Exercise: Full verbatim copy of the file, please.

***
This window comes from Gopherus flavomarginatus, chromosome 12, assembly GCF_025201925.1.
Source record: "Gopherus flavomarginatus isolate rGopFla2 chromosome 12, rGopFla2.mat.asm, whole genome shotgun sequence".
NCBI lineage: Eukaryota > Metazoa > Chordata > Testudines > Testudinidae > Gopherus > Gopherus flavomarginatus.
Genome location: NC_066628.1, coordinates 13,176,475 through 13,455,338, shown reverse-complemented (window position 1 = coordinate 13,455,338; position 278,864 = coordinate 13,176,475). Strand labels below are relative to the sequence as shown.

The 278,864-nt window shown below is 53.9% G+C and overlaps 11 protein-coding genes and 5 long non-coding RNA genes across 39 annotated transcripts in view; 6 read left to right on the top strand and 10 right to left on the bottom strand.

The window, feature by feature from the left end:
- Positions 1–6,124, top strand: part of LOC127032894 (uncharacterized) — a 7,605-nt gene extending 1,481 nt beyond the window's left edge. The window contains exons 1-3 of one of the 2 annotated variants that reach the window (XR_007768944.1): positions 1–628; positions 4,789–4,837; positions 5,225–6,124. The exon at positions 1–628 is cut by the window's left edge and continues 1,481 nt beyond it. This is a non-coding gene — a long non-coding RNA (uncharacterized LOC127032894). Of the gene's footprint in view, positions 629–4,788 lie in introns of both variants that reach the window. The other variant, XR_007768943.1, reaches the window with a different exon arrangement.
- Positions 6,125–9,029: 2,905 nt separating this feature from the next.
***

This window comes from Gopherus flavomarginatus, chromosome 12, assembly GCF_025201925.1.
Source record: "Gopherus flavomarginatus isolate rGopFla2 chromosome 12, rGopFla2.mat.asm, whole genome shotgun sequence".
NCBI lineage: Eukaryota > Metazoa > Chordata > Testudines > Testudinidae > Gopherus > Gopherus flavomarginatus.
Genome location: NC_066628.1, coordinates 13,176,475 through 13,455,338, shown reverse-complemented (window position 1 = coordinate 13,455,338; position 278,864 = coordinate 13,176,475). Strand labels below are relative to the sequence as shown.

The 278,864-nt window shown below is 53.9% G+C and overlaps 11 protein-coding genes and 5 long non-coding RNA genes across 39 annotated transcripts in view; 6 read left to right on the top strand and 10 right to left on the bottom strand.

The window, feature by feature from the left end:
- Positions 1–6,124, top strand: part of LOC127032894 (uncharacterized) — a 7,605-nt gene extending 1,481 nt beyond the window's left edge. The window contains exons 1-3 of one of the 2 annotated variants that reach the window (XR_007768944.1): positions 1–628; positions 4,789–4,837; positions 5,225–6,124. The exon at positions 1–628 is cut by the window's left edge and continues 1,481 nt beyond it. This is a non-coding gene — a long non-coding RNA (uncharacterized LOC127032894). Of the gene's footprint in view, positions 629–4,788 lie in introns of both variants that reach the window. The other variant, XR_007768943.1, reaches the window with a different exon arrangement.
- Positions 6,125–9,029: 2,905 nt separating this feature from the next.